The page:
FORT WORTH — Putting an end to a months-long flirtation with Republican primary voters and the national press, Gov. Rick Perry is definitively in the race for president and will officially announce the launch of his campaign on Saturday in South Carolina, aides confirmed Thursday.
Perry was already expected to make clear he was running for president at the third annual RedState conference in Charleston. Since news reports about the event never used the word “announce,” many assumed that Perry would officially kick off the event at some point afterward, perhaps at an event in Texas.
Perry is scheduled to speak at the conservative gathering at 1 p.m. in front of approximately 550 attendees, according to RedState.com. Two other Texan Republicans, former Texas Railroad Commissioner Michael Williams and former Solicitor General Ted Cruz, both candidates for Congress, are also scheduled to speak at the conference that day.
Perry is also expected to attend an evening house party at the home of New Hampshire Rep. Pamela Tucker Saturday, according to the New Hampshire Union-Leader. Perry is then scheduled to head to Iowa, where his activities will include a GOP dinner Sunday where both he and Michelle Bachmann are reportedly expected to speak.
Perry’s national profile has soared this summer as Republican activists in key states have urged him to run for president, viewing him as uniquely credible on both social and economic issues. A nationwide McClatchy-Marist poll conducted last week found Perry in second place among Republican and Republican-leaning independents, three percentage points behind Mitt Romney.
The fact that Perry isn’t planning to continue to draw out the speculation is a surprise to some.
“I thought he’d try to get several bites at the apple the way most candidates do,” said Larry Sabato, a political analyst and director of the Center for Politics at the University of Virginia.
That Perry’s camp had initially signaled that the Saturday speech in South Carolina would not be an official announcement means that the campaign may have decided to change its strategy, said Cal Jillson, a political science professor at Southern Methodist University.
“This is just the very early stages of a presidential campaign trying to get up on its feet,” Jillson said. “There have been little stumbles over the last 10 days or so that show us they are not completely ready for this announcement.
“They are putting a campaign together quickly,” he said. “They aren’t just quite ready. ... You just wish they were a little more together.”
Sabato speculates that Perry’s declaration means one of two things: he hopes to convey an image of a strong and straight-forward candidate or he is behind in the campaign and needs time to catch up.
“Perry is running as a straight-forward, tell-it-like-it-is conservative. Someone in that category doesn’t pussyfoot around,” Sabato said. “The other explanation is that he’s well behind the curve on organization and fundraising. After all, the other candidates have been at this for many months or years. Perry needs every day before the contests begin.”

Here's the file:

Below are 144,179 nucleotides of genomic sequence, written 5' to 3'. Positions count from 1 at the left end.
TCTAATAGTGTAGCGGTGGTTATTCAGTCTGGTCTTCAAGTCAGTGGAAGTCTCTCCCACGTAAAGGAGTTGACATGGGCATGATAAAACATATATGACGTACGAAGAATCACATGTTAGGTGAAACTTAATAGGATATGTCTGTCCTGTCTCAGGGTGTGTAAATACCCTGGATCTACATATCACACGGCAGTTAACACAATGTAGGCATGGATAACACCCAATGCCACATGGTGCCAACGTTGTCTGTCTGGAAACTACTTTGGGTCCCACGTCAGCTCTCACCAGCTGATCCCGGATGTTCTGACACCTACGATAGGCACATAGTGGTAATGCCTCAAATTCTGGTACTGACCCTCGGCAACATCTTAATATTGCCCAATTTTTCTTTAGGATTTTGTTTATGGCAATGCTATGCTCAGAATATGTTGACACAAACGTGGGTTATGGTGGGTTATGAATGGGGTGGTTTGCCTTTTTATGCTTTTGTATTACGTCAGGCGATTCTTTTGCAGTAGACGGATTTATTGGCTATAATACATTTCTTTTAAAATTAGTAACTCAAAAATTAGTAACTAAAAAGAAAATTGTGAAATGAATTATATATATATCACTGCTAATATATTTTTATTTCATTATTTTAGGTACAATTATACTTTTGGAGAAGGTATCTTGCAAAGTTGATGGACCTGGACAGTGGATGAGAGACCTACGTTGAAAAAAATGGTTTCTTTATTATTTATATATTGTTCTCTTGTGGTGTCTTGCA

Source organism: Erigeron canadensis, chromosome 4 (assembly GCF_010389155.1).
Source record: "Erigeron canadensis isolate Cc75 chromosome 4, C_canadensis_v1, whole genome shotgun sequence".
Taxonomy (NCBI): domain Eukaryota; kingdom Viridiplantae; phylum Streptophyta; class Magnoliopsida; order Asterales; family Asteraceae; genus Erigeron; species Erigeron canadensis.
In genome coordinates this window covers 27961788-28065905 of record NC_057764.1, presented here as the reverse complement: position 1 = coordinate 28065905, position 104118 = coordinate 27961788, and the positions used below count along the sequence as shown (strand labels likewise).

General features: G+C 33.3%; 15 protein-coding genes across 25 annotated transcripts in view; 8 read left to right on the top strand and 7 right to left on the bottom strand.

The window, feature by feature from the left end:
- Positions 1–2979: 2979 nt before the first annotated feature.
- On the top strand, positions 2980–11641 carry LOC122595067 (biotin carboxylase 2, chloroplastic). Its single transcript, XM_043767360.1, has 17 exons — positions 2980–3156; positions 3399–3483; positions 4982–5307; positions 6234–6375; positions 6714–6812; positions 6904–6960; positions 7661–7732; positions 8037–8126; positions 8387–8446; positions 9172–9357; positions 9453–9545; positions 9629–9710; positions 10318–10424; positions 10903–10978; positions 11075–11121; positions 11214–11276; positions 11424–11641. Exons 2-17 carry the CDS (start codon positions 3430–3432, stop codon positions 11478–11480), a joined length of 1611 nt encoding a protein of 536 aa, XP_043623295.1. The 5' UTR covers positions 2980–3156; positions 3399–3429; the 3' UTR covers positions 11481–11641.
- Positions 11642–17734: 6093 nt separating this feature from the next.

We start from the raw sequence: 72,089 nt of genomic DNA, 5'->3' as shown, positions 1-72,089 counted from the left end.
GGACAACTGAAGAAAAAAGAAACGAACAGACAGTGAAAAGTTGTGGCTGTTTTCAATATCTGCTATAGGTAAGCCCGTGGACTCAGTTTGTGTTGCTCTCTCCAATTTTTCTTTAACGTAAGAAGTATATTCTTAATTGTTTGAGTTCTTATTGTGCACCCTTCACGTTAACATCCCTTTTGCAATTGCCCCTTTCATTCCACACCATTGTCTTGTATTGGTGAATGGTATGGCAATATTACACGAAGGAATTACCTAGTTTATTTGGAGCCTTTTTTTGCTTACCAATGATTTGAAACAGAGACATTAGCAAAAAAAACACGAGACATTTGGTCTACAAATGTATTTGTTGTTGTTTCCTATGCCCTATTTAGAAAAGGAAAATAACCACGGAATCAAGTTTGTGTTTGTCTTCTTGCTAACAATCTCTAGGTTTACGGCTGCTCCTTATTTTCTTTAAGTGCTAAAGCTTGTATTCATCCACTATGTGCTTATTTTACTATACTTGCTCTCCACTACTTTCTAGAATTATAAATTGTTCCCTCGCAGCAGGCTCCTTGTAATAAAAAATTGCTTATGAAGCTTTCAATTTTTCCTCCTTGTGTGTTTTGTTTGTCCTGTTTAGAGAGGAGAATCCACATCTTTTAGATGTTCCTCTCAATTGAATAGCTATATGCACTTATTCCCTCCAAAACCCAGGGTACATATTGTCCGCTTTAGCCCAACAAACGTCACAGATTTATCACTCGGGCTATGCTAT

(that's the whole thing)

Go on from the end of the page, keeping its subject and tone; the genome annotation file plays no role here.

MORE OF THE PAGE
Perry has drawn some criticism this week for planning to deliver such a newsworthy speech on Saturday, the same day as the Ames Straw Poll in Iowa. The move has been seen by some as a way to minimize the importance of the straw poll. Perry will not appear on the straw poll ballot but a write-in campaign is under way in Iowa.
As Perry has all but joined the race in recent weeks, a favorite parlor game among political observers has been whether Texas’ governor is really ready.
“The minute he does announce, he becomes target practice for everyone,” said Bruce Buchanan, a government professor at the University of Texas at Austin who specializes in presidential politics. “Now they’ve decided to let the shoe drop and get it out there.
“Why they chose this moment, I don’t know,” he said. “But I think he’s well positioned -- if he’s got the money -- to compete for the nomination.”
John Weaver, the veteran Austin political consultant who as the state party executive director wooed Rick Perry to the GOP in the late 1980s, but now works for another presidential candidate, former Utah Gov. Jon Huntsman, warned that the honeymoon for Perry will be brief.
“He’ll get a lot of media attention and hoopla in the next 10 days and then we’ll have a race. Then we’ll get down to brass tacks,” Weaver said.
Perry has never lost an election but running in Texas is different from playing on the national stage, Jillson said.
“Rick Perry is a very successful Texas politician,” Jillson said. “But there are a lot of people in Triple A baseball that hit 350 with 50 home runs. Now let’s see if he can hit major league pitching.”
As the news broke Thursday afternoon, Perry gave what may turn out to be a historical souvenir to one journalist. A reporter with KVUE, an Austin television station, showed Perry a printout of an email alert from the Associated Press reporting that the Texas Governor was running for president. When the reporter asked Perry to confirm the news, Perry signed and dated the email.